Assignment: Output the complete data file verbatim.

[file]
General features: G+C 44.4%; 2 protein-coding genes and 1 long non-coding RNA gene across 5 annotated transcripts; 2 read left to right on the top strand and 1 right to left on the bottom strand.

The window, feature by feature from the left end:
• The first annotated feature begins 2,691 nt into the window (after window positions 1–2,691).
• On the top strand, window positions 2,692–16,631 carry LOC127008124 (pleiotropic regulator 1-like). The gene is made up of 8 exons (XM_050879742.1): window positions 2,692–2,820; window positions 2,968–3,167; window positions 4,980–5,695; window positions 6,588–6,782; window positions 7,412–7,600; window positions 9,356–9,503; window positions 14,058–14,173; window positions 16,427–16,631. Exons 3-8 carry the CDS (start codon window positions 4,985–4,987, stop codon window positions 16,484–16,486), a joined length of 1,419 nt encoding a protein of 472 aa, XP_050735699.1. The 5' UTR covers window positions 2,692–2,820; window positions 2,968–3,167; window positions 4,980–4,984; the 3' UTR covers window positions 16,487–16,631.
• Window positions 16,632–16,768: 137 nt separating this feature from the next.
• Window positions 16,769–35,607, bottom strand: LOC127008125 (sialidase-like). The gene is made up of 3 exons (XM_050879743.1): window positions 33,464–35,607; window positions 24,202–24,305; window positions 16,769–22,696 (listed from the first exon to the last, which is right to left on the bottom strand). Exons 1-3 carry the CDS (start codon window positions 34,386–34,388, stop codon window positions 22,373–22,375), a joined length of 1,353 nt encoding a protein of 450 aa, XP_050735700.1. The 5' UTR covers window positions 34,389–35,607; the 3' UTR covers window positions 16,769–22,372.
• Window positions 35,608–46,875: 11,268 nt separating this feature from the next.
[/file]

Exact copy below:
General features: G+C 44.4%; 2 protein-coding genes and 1 long non-coding RNA gene across 5 annotated transcripts; 2 read left to right on the top strand and 1 right to left on the bottom strand.

The window, feature by feature from the left end:
• The first annotated feature begins 2,691 nt into the window (after window positions 1–2,691).
• On the top strand, window positions 2,692–16,631 carry LOC127008124 (pleiotropic regulator 1-like). The gene is made up of 8 exons (XM_050879742.1): window positions 2,692–2,820; window positions 2,968–3,167; window positions 4,980–5,695; window positions 6,588–6,782; window positions 7,412–7,600; window positions 9,356–9,503; window positions 14,058–14,173; window positions 16,427–16,631. Exons 3-8 carry the CDS (start codon window positions 4,985–4,987, stop codon window positions 16,484–16,486), a joined length of 1,419 nt encoding a protein of 472 aa, XP_050735699.1. The 5' UTR covers window positions 2,692–2,820; window positions 2,968–3,167; window positions 4,980–4,984; the 3' UTR covers window positions 16,487–16,631.
• Window positions 16,632–16,768: 137 nt separating this feature from the next.
• Window positions 16,769–35,607, bottom strand: LOC127008125 (sialidase-like). The gene is made up of 3 exons (XM_050879743.1): window positions 33,464–35,607; window positions 24,202–24,305; window positions 16,769–22,696 (listed from the first exon to the last, which is right to left on the bottom strand). Exons 1-3 carry the CDS (start codon window positions 34,386–34,388, stop codon window positions 22,373–22,375), a joined length of 1,353 nt encoding a protein of 450 aa, XP_050735700.1. The 5' UTR covers window positions 34,389–35,607; the 3' UTR covers window positions 16,769–22,372.
• Window positions 35,608–46,875: 11,268 nt separating this feature from the next.